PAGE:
Students wishing to pursue research opportunities may enroll in courses such as research, honors research, or independent study. Some students enroll in research-focused courses for more than one semester. While the course number may be the same, these courses represent a progression of research and scholarship and are not a repetition of the same material. Students are expected to demonstrate positive forward development in their knowledge and scholarship.
Some topics courses, colloquia, and seminars carry the same course number and title. These courses, from semester to semester, focus on a different topic or area of study. Although students may enroll in the same course more than once, the content of each offering varies.
Students wishing to take a course more than one time to improve a poor or failing grade should consult their college registrar prior to enrollment. For more information about how repeat coursework may impact financial aid, see the Course Repeats and Financial Aid Eligibility site.
The university offers a broad range of diverse courses. Many of these courses have overlapping content, and students must make their selections carefully to ensure that they will receive credit for each course they take. Students who enroll in courses with overlapping content will only receive credit for one of those courses. Please refer to the list of courses with overlapping content.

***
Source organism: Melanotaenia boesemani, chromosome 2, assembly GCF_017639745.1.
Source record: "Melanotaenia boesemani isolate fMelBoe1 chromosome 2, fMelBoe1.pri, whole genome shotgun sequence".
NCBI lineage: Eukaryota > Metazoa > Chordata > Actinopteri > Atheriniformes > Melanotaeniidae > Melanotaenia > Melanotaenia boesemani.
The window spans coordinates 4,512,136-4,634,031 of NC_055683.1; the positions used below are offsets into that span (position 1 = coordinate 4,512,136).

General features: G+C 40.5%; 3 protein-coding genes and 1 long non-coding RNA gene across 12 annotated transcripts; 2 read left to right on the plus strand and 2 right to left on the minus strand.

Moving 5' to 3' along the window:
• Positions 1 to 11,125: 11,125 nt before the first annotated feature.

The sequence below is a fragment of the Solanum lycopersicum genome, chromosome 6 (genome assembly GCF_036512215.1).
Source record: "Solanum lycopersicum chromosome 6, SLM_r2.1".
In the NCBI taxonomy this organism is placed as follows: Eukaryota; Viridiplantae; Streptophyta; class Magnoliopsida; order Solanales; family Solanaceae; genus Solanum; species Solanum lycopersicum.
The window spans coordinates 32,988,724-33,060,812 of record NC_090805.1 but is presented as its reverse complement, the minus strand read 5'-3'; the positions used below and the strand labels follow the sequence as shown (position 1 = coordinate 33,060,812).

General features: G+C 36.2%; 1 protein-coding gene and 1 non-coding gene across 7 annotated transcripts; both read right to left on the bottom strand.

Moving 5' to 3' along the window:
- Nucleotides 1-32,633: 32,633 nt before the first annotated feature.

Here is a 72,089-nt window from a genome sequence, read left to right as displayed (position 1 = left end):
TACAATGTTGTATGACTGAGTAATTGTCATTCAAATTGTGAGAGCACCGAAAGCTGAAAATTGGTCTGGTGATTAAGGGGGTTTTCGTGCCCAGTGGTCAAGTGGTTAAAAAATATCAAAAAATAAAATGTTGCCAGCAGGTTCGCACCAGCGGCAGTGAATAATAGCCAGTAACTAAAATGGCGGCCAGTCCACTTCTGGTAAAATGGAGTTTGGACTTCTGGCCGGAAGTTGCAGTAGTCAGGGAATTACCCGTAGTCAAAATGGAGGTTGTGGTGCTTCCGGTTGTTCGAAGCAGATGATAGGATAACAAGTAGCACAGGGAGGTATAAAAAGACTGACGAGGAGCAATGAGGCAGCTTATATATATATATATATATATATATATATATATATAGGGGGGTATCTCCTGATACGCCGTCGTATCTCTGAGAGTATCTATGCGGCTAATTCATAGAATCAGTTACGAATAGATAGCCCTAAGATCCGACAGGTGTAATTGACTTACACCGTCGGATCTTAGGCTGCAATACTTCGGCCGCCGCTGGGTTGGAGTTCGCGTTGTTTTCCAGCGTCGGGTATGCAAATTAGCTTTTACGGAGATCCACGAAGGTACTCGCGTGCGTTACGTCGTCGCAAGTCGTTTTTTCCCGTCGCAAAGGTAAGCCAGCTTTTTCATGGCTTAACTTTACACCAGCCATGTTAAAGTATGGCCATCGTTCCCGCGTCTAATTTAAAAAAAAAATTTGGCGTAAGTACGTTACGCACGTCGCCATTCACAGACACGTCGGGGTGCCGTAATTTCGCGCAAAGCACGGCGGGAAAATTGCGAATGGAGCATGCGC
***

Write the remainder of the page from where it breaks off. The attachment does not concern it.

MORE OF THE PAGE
Auditing a class means an individual regularly attends, but does not participate in all aspects of the course. An auditing student will not earn any credit hours and the course will be marked with a “V” on the official transcript. Auditing students will be responsible for any applicable course fees.
Colleges, departments, or instructors may prioritize for-credit enrollments in classes at their discretion. Some courses do not lend themselves to auditing, and in such cases, instructors have the authority to not allow students to audit.
Note that undergraduate and professional school students may not audit any classes. Physical Education classes may not be audited. Students taking classes through Continuing Education and Summer Sessions may choose to audit eligible classes. Graduate students may enroll as an auditor in any course available for audit, though some courses may impose restrictions or prerequisites. Students should discuss potential elective courses with committee members.
Closure of Student Record
A student’s academic record is closed to revisions of enrollment, grading, and academic actions once a degree has been awarded. Students are responsible for requesting a review of their academic record prior to degree conferral. Changes requested by a student after the awarding of a degree are considered by the student’s school or college, and only under extraordinary circumstances. Supportive documentation is required.